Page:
The Mackenzies

Musicians | Number 41

Number 41 was the nineteenth century home of a highly musical family. Its head, Alexander Mackenzie, joined Edinburgh’s Theatre Royal  Orchestra as a violinist when he was 13. He went on to study in Dresden and London, then returned to lead the same orchestra. He died in his 30s, leaving little money and six children. His wife Jessie, who had been largely disowned by her well off family for marrying a musician, took a job managing a lace shop in George Street to support her children.

Four of those children inherited their father’s musical gifts.

His eldest son Alexander was apprenticed as a child to the Town Musician in Sondershausen. He pursued a highly successful musical career in London and became President of the Royal Academy of Music in London from 1888 to 1922, His achievements earned him a knighthood.

Alexander's younger brother Johnny also showed musical promise. A talented violinist, he hoped to follow his father as leader of the Theatre Royal Orchestra. But he suffered badly in the Edinburgh winters from asthma and bronchitis. His doctors feared consumption and persuaded his mother to send him to Australia. Once there, he found work with an orchestra in Melbourne, but within a few years was reduced to a precarious living touring mining towns with a company of singers, fiddlers and dancers, and drinking heavily.

The third son Joey had a fine tenor voice and played the flute. Sadly, he became mixed up in scandal after an incident in a gay brothel where a society figure was badly injured. Though he had gone there only to sing and played no part in the incident, the disgrace was such that his mother was persuaded to send him to Canada. He died soon afterwards of tetanus after being run over by a carthorse.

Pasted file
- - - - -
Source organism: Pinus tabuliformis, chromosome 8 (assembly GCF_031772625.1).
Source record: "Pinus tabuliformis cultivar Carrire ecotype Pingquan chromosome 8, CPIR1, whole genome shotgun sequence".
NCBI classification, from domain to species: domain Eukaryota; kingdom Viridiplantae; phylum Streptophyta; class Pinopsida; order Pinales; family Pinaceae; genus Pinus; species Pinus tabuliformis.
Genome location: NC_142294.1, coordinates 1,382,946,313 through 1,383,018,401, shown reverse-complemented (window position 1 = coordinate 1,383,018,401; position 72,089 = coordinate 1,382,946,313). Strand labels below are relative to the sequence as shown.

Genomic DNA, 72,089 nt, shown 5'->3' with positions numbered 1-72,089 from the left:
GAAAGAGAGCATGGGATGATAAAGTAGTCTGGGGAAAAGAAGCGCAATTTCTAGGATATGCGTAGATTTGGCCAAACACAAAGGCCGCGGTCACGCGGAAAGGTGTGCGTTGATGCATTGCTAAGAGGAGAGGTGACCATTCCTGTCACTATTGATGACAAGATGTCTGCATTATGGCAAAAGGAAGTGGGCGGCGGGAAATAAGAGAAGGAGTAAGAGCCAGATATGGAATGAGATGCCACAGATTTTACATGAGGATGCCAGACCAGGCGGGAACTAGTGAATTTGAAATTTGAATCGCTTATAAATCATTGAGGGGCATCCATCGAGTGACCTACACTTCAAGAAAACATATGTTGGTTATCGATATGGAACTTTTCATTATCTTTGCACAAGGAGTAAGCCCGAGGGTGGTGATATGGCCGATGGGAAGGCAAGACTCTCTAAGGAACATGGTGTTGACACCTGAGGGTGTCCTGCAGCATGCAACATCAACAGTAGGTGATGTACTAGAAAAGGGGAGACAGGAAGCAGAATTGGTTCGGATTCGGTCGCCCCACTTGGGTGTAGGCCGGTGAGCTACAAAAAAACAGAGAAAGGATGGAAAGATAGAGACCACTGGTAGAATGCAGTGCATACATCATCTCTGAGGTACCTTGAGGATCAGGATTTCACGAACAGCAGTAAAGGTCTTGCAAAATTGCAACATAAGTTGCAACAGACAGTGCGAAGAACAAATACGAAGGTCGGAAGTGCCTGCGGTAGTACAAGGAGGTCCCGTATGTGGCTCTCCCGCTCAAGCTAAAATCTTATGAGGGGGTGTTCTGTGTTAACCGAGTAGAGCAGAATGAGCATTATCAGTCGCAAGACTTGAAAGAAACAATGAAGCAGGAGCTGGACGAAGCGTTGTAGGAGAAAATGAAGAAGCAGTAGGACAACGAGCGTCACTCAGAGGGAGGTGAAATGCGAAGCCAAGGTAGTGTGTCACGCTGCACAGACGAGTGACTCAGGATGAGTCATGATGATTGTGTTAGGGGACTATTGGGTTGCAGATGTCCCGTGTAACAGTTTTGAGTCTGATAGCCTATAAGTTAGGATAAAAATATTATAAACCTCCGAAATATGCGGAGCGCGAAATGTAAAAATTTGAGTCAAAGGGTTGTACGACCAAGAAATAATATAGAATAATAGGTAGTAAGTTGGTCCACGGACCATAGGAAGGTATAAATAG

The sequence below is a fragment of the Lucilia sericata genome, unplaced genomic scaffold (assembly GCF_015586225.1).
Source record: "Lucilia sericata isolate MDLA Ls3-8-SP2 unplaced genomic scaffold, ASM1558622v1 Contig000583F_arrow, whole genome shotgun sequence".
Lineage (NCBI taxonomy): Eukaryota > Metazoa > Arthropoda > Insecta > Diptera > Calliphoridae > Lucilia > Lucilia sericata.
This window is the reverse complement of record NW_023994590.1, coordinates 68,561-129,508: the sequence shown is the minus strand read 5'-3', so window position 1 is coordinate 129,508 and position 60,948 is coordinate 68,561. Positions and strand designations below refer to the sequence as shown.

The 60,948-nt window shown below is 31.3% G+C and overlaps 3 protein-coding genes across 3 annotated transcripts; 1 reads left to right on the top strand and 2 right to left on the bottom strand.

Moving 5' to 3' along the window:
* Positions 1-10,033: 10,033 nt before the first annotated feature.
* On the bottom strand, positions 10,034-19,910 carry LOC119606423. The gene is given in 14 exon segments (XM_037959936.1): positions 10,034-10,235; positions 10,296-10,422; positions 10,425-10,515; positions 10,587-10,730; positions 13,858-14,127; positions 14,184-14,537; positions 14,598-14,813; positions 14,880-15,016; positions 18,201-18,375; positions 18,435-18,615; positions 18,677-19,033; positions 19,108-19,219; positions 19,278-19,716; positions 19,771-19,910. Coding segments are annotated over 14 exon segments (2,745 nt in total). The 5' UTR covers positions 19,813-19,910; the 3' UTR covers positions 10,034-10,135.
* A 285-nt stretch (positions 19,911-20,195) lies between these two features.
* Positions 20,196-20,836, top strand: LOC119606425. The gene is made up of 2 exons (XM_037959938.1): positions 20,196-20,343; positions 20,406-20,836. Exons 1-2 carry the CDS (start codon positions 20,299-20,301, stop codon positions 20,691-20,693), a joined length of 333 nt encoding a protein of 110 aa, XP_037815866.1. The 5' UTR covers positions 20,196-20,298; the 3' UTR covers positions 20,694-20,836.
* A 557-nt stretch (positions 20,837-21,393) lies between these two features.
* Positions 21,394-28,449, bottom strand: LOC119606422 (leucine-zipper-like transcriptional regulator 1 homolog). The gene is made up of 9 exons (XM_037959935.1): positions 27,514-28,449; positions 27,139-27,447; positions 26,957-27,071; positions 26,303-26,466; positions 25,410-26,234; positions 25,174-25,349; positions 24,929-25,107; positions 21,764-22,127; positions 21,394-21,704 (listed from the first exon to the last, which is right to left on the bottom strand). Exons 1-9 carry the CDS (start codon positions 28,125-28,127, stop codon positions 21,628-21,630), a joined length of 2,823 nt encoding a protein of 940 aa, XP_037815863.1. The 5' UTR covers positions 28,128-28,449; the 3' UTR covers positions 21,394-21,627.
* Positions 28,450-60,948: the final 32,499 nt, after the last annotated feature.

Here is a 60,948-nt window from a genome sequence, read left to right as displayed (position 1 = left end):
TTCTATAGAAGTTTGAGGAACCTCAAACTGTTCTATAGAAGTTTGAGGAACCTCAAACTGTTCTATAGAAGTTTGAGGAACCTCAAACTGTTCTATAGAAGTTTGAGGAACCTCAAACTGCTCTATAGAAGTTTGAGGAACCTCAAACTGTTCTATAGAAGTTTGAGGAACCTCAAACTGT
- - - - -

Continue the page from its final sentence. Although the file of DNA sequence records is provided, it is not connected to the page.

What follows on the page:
Isabella matched her brothers’ talents. She was a gifted pianist, who studied in Dusseldorf, then taught music and played concerts in Edinburgh. When she accompanied her mother on a trip to Capri, she is said to have treated the island to lively reels and strathspeys. For a time she worked as a musical governess to the daughters of a wealthy German American family in London. Returning to Edinburgh after a failed romance with a man above her station, she was quickly despatched to Australia to find and help her brother Johnny. After many adventures there, and a narrow escape from death, she married a radical writer who had befriended her on the boat out. They returned to London. She had three daughters, taught music, lived in great poverty, was abandoned by her husband, then finally returned to Edinburgh to live with her mother.

These family stories were explored in detail by Isabella’s daughter Cicely Fairfield, also known as Rebecca West, in her memoirs. She was outraged at the harsh impact of Victorian conventions and Heriot Row society on the lives of her mother and grandmother. We know Cicely under another name – Rebecca West. She was described by Time Magazine in 1940 as ‘indisputably the world’s number one woman writer’.  Educated at George Watson’s Ladies College, she became an actress, a suffragette, then a campaigning  journalist, war reporter and writer.


he found work with an orchestra in Melbourne, but within a few years was reduced to a precarious living touring mining towns with a company of singers, fiddlers and dancers, and drinking heavily